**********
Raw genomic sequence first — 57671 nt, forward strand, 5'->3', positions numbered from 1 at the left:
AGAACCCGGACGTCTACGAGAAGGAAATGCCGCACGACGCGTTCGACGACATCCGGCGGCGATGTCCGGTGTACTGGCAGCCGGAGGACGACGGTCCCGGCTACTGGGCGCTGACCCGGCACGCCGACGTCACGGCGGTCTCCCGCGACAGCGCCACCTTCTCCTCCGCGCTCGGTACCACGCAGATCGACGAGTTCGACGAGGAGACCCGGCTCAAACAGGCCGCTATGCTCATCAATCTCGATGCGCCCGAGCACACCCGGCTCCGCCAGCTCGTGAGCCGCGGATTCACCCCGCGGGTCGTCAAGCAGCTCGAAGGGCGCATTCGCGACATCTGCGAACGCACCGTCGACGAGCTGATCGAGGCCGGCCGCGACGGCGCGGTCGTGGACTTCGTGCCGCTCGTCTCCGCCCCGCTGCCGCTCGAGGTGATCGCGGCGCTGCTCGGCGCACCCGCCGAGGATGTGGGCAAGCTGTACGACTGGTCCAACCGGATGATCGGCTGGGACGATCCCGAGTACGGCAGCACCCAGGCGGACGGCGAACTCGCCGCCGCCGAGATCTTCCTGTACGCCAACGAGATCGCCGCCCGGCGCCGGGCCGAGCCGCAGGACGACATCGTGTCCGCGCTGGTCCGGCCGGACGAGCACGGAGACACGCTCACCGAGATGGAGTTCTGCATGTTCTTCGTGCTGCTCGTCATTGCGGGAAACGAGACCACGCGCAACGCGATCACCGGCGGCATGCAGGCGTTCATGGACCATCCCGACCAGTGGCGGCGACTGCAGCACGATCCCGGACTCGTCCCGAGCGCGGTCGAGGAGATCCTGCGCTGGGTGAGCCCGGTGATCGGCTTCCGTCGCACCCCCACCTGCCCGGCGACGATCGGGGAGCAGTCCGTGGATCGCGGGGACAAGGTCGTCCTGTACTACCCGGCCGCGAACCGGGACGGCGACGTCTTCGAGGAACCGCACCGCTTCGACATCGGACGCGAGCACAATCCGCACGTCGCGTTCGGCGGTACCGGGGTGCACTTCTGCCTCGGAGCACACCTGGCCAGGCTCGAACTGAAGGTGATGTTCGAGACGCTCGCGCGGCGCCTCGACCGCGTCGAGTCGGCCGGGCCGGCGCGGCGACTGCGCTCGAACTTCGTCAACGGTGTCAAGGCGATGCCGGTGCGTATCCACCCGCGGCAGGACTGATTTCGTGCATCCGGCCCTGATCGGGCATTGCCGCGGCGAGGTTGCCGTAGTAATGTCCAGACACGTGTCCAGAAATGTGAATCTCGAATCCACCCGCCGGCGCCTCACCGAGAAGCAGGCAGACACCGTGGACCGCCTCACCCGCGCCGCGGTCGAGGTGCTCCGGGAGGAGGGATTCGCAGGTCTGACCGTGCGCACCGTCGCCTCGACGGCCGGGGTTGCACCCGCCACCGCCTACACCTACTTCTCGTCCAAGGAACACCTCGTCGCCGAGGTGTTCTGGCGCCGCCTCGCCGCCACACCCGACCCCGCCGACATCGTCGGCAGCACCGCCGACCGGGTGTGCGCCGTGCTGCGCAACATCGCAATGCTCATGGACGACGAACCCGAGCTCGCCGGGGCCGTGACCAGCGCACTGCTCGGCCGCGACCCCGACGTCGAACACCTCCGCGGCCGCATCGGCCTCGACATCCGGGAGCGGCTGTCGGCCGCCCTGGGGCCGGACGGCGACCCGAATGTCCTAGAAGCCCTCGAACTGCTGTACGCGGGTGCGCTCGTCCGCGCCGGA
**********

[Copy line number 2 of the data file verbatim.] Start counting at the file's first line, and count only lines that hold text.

AGAACCCGGACGTCTACGAGAAGGAAATGCCGCACGACGCGTTCGACGACATCCGGCGGCGATGTCCGGTGTACTGGCAGCCGGAGGACGACGGTCCCGGCTACTGGGCGCTGACCCGGCACGCCGACGTCACGGCGGTCTCCCGCGACAGCGCCACCTTCTCCTCCGCGCTCGGTACCACGCAGATCGACGAGTTCGACGAGGAGACCCGGCTCAAACAGGCCGCTATGCTCATCAATCTCGATGCGCCCGAGCACACCCGGCTCCGCCAGCTCGTGAGCCGCGGATTCACCCCGCGGGTCGTCAAGCAGCTCGAAGGGCGCATTCGCGACATCTGCGAACGCACCGTCGACGAGCTGATCGAGGCCGGCCGCGACGGCGCGGTCGTGGACTTCGTGCCGCTCGTCTCCGCCCCGCTGCCGCTCGAGGTGATCGCGGCGCTGCTCGGCGCACCCGCCGAGGATGTGGGCAAGCTGTACGACTGGTCCAACCGGATGATCGGCTGGGACGATCCCGAGTACGGCAGCACCCAGGCGGACGGCGAACTCGCCGCCGCCGAGATCTTCCTGTACGCCAACGAGATCGCCGCCCGGCGCCGGGCCGAGCCGCAGGACGACATCGTGTCCGCGCTGGTCCGGCCGGACGAGCACGGAGACACGCTCACCGAGATGGAGTTCTGCATGTTCTTCGTGCTGCTCGTCATTGCGGGAAACGAGACCACGCGCAACGCGATCACCGGCGGCATGCAGGCGTTCATGGACCATCCCGACCAGTGGCGGCGACTGCAGCACGATCCCGGACTCGTCCCGAGCGCGGTCGAGGAGATCCTGCGCTGGGTGAGCCCGGTGATCGGCTTCCGTCGCACCCCCACCTGCCCGGCGACGATCGGGGAGCAGTCCGTGGATCGCGGGGACAAGGTCGTCCTGTACTACCCGGCCGCGAACCGGGACGGCGACGTCTTCGAGGAACCGCACCGCTTCGACATCGGACGCGAGCACAATCCGCACGTCGCGTTCGGCGGTACCGGGGTGCACTTCTGCCTCGGAGCACACCTGGCCAGGCTCGAACTGAAGGTGATGTTCGAGACGCTCGCGCGGCGCCTCGACCGCGTCGAGTCGGCCGGGCCGGCGCGGCGACTGCGCTCGAACTTCGTCAACGGTGTCAAGGCGATGCCGGTGCGTATCCACCCGCGGCAGGACTGATTTCGTGCATCCGGCCCTGATCGGGCATTGCCGCGGCGAGGTTGCCGTAGTAATGTCCAGACACGTGTCCAGAAATGTGAATCTCGAATCCACCCGCCGGCGCCTCACCGAGAAGCAGGCAGACACCGTGGACCGCCTCACCCGCGCCGCGGTCGAGGTGCTCCGGGAGGAGGGATTCGCAGGTCTGACCGTGCGCACCGTCGCCTCGACGGCCGGGGTTGCACCCGCCACCGCCTACACCTACTTCTCGTCCAAGGAACACCTCGTCGCCGAGGTGTTCTGGCGCCGCCTCGCCGCCACACCCGACCCCGCCGACATCGTCGGCAGCACCGCCGACCGGGTGTGCGCCGTGCTGCGCAACATCGCAATGCTCATGGACGACGAACCCGAGCTCGCCGGGGCCGTGACCAGCGCACTGCTCGGCCGCGACCCCGACGTCGAACACCTCCGCGGCCGCATCGGCCTCGACATCCGGGAGCGGCTGTCGGCCGCCCTGGGGCCGGACGGCGACCCGAATGTCCTAGAAGCCCTCGAACTGCTGTACGCGGGTGCGCTCGTCCGCGCCGGA